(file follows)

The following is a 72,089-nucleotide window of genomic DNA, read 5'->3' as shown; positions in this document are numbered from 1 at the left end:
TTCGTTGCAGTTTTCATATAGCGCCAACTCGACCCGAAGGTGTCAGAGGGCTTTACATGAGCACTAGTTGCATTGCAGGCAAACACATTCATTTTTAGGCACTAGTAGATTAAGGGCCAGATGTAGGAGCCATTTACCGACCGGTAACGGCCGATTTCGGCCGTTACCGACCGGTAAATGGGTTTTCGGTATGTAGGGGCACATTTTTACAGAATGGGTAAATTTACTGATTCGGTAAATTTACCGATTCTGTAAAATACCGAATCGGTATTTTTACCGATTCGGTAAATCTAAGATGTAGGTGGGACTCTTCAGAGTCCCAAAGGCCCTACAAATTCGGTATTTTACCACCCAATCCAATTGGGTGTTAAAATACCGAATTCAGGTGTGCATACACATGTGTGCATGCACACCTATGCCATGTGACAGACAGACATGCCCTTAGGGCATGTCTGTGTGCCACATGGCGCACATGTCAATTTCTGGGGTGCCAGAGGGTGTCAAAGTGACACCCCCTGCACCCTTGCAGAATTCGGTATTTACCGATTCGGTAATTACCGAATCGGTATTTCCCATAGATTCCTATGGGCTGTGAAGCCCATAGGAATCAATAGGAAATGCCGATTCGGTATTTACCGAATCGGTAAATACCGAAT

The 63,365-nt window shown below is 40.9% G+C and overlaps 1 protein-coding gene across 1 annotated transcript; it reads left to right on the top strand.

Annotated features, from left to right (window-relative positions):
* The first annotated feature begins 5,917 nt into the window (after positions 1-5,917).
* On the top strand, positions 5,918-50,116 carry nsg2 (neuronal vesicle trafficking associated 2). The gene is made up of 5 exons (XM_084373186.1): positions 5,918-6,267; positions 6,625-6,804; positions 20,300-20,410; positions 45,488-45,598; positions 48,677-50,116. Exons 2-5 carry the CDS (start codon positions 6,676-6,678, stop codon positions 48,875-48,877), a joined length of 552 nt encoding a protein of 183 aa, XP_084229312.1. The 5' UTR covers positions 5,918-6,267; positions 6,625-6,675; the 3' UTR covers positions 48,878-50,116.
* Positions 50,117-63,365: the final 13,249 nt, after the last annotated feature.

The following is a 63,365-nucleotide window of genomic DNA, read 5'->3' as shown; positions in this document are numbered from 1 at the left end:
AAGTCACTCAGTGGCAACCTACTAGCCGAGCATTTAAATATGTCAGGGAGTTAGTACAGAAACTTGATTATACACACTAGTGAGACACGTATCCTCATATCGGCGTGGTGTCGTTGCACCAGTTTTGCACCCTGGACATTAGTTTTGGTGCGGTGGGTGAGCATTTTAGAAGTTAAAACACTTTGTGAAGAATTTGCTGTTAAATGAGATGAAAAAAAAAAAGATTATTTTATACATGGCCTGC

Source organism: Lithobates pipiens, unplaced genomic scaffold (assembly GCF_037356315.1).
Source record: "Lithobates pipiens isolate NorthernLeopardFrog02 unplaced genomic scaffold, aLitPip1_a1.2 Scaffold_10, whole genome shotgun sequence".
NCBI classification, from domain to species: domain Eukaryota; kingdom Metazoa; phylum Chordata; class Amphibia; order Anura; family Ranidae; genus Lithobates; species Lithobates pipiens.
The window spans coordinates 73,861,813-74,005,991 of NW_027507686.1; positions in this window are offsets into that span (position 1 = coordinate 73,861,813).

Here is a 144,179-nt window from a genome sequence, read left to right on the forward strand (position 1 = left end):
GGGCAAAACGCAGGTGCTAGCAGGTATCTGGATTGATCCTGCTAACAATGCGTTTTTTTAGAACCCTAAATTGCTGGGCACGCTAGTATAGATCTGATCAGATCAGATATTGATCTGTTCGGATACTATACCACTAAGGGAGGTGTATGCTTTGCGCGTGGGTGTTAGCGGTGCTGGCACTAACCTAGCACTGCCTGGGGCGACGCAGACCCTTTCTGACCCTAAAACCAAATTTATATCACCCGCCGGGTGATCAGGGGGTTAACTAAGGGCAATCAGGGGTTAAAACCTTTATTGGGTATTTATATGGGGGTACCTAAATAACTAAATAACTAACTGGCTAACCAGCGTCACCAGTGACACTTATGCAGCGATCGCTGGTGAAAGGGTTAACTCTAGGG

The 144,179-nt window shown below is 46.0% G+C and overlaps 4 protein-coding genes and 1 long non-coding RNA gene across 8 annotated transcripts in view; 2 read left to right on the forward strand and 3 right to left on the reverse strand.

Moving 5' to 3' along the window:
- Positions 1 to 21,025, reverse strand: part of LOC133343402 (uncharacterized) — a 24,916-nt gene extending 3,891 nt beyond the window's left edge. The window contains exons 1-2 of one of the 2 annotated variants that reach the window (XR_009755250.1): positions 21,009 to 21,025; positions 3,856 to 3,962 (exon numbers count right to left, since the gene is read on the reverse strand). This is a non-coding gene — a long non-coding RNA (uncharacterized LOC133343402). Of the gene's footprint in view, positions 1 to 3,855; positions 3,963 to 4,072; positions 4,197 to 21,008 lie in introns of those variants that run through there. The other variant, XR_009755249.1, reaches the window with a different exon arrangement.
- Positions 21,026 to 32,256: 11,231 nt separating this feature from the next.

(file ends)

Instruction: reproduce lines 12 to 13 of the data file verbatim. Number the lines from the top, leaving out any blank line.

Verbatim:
NCBI classification, from domain to species: domain Eukaryota; kingdom Metazoa; phylum Chordata; class Amphibia; order Anura; family Ranidae; genus Lithobates; species Lithobates pipiens.
The window spans coordinates 73,861,813-74,005,991 of NW_027507686.1; positions in this window are offsets into that span (position 1 = coordinate 73,861,813).